Throughout her career, Minnesota senator and presidential candidate Amy Klobuchar has bragged about how, when she headed up the Hennepin County Attorney’s Office 17 years ago, she put the teenage killer of an 11-year-old girl named Tyesha Edwards in prison for life. She trotted out the anecdote during her successful 2006 Senate campaign, and again during a Democratic presidential debate last fall. But an Associated Press investigation into the case, published Tuesday, suggests a very different story. In this version, Edwards’s death was a tragic accident, the result of a stray bullet flying into her family’s home, not the work of a dangerous murderer. And it’s likely that Myon Burrell, who at 33 maintains his innocence and has refused all plea bargains, didn’t even fire the bullet that killed her.
After reviewing police records, court transcripts, and interrogation tapes, in addition to interviewing dozens of people connected to the case, the AP found that the case against Burrell was extremely thin. It relied substantially on the testimony of one of Burrell’s teen rivals, who gave conflicting accounts of the shooter’s identity, which, per the report, was “largely obscured behind a wall 120 feet away.” There were no eyewitnesses, and a stunning lack of physical evidence — no gun, fingerprints, or DNA — and Burrell, who was 16 at the time of the 2002 shooting, claims a convenience-store surveillance tape that would have cleared him of all wrongdoing never surfaced.
Additionally, Burrell’s co-defendants have confessed to their involvement in Edwards’s death, and they all say Burrell wasn’t there. Burrell had an alibi that day, but the police reportedly didn’t follow up on it. One of Burrell’s co-defendants, Ike Tyson, insists that he was the one who pulled the trigger; he says he fired off the rounds with the intention of scaring a member of a rival gang, and that it wasn’t until later that evening he learned of Edwards’s death. “I already shot an innocent girl,” Tyson told the AP. “Now an innocent guy — at the time he was a kid — is locked up for something he didn’t do. So it’s like I’m carrying two burdens.”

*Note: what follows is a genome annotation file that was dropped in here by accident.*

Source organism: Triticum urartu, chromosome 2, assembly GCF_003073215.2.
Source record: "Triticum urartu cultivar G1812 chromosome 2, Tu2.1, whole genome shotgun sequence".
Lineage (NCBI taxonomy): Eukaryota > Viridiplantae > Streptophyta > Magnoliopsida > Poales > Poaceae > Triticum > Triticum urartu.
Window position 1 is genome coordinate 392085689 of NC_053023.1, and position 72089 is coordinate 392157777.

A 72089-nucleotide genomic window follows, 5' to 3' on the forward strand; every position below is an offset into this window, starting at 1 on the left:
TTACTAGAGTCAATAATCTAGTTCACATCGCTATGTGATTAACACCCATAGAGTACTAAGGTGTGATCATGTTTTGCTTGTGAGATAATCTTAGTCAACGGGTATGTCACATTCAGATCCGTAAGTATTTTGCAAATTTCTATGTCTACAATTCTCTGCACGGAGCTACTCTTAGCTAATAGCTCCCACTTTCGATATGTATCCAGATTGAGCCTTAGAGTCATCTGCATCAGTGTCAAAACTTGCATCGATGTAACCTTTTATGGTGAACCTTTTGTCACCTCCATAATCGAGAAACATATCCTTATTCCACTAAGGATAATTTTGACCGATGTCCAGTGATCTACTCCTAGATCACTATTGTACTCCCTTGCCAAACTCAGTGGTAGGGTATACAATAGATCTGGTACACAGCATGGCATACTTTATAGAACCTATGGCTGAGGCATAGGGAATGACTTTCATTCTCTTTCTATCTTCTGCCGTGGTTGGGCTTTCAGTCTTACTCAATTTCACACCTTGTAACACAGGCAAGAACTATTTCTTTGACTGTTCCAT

Klobuchar’s campaign spokesperson replied to reporters’ requests for comment, explaining, in the AP’s words, that “Burrell was tried and convicted of Tyesha’s murder twice, and the second trial occurred when Klobuchar was no longer the Hennepin County Attorney. If there was new evidence, she said, it should be immediately reviewed by a court.”
It’s worth nothing that in her eight years as county attorney, cops and county sheriffs killed 29 civilians. Klobuchar’s office did not criminally charge any of the officers involved.
Since the AP report was published, several civil-rights groups, including the Minneapolis NAACP, Black Lives Matter Twin Cities, and Communities United Against Police Brutality, have called on Klobuchar to suspend her campaign. Leslie Redmond, president of the Minneapolis NAACP, said during a press conference on Wednesday, “This isn’t just a situation that happened to the Central Park Five … Young people, young adults were given life sentences to rot away in prison.” Redmond added, “This benefits no one — however it does benefit politicians who use the criminal justice system to benefit their political careers. Enough is enough.”
Edwards’s stepfather Leonard Winborn told the Minnesota Spokesman-Recorder that he suspects people exploited his family’s tragedy to advance their careers. “I think my family got hoodwinked,” he said, adding that when he attempted to call Klobuchar’s office after reading the AP story, he was told to reach out to the Hennepin County Attorney’s Office.